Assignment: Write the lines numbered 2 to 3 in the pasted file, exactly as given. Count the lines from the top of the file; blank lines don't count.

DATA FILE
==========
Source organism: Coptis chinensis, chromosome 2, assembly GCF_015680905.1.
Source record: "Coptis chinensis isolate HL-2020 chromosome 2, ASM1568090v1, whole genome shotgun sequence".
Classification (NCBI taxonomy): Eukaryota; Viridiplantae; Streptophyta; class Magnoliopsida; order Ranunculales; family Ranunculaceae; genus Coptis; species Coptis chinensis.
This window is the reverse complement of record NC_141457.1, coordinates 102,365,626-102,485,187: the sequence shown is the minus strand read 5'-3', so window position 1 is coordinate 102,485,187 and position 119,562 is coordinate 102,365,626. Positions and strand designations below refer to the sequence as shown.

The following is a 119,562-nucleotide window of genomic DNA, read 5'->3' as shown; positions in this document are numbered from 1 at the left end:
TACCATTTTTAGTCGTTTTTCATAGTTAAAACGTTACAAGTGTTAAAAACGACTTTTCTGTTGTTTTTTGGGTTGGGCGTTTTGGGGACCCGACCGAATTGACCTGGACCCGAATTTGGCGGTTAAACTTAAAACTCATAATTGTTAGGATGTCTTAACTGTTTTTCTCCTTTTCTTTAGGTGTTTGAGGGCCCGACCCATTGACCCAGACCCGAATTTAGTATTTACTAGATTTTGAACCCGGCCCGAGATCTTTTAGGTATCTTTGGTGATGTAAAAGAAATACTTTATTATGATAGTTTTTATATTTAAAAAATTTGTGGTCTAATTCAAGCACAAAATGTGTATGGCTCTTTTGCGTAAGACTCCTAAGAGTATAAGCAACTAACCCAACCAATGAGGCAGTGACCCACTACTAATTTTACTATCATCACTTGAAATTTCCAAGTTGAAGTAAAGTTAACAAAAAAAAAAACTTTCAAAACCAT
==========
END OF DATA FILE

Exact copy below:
Source record: "Coptis chinensis isolate HL-2020 chromosome 2, ASM1568090v1, whole genome shotgun sequence".
Classification (NCBI taxonomy): Eukaryota; Viridiplantae; Streptophyta; class Magnoliopsida; order Ranunculales; family Ranunculaceae; genus Coptis; species Coptis chinensis.